Time to level up your ‘smart city’ tech, says Baltimore DevOps chief

Most cities only have "Level 1" internet-of-things devices. It's time to start connecting them, says Baltimore director of digital DevOps Jet Lu.
Jet Lu
Jet Lu speaks Jan. 14, 2020, at the Data Cloud Summit presented by Cloudera and produced by FedScoop. (Scoop News Group)

Even as technology companies develop more “smart city” solutions, the City of Baltimore still isn’t taking full advantage of its disparate data-collecting devices to glean insights into public safety and environmental problems, Jet Lu, Baltimore’s director of digital DevOps, said at an event in Washington D.C. on Tuesday. 

Speaking at the Cloudera Data Cloud Summit presented by FedScoop, Lu said that Baltimore, like other cities, is missing out on valuable analysis by deploying “level 1” internet-of-things solutions — devices that collect and store data, but aren’t on any network and have no built-in data analysis capabilities, like Baltimore’s smart trash cans or its CitiWatch video surveillance program.

Both projects accomplish the task of notifying city officials when something happens that needs attention from a public works agency or police department. But to get the most out of a device that collects data, he said, city officials need to expand their connectivity.

Lu, who has been with the city for 18 months, told the audience that Baltimore’s smart-city technology projects are merely scratching the surface of what devices that collect and transmit video or environmental data could do in a fully-networked city. Level-1 devices, like the trash cans, video cameras or police body cameras, he said, aren’t capable of real-time adjustments or taking action by themselves.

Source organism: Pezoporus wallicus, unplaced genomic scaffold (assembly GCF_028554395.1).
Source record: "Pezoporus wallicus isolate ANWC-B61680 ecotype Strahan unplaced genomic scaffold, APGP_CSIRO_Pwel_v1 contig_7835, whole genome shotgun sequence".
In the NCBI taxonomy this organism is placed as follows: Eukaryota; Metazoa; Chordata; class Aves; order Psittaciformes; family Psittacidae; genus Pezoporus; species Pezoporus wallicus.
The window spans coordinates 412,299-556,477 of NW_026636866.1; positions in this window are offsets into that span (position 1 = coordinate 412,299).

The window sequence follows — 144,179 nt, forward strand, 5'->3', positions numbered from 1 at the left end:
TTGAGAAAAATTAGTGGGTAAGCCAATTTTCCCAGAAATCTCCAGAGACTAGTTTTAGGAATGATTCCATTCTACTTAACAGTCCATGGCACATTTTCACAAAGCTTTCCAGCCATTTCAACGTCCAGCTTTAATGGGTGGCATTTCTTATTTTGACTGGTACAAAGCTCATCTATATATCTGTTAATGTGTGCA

“There’s a lot of sensors generating a lot of data giving us a lot of insight where the trash cans are and the status of the trash cans. But is the trash can making any real-time adjustment? No,” Lu said.

Level-2 devices can automatically make adjustments in real time through machine learning, such as how a smart electricity meter might reduce electricity use in a home once it reaches a certain level. Level-3 and level-4 solutions apply the value of a network of devices and the value of multiple data streams influencing decisions concurrently, like a traffic intersection changing signal durations. It isn’t that cities like Baltimore can’t achieve level-4 solutions, Lu said, but that they haven’t yet identified all the opportunities to do so. 

“Just applying analytics and automation to the solution you have already out there on the streets provides tremendous opportunity,” Lu said. 

The next step, he said, is to converge the information technology and operational technology for these level-1 systems, or, in other words, put them on a network. 

“In order for you to put in successful, higher-level IoT solutions out there, it’s inevitable that you have to figure out a way to converge IT and OT capabilities. I don’t care if it’s physical or virtual, some type of collaboration for every single IoT solution if you want to get to a higher IoT level than 1, that convergence is inevitable.”

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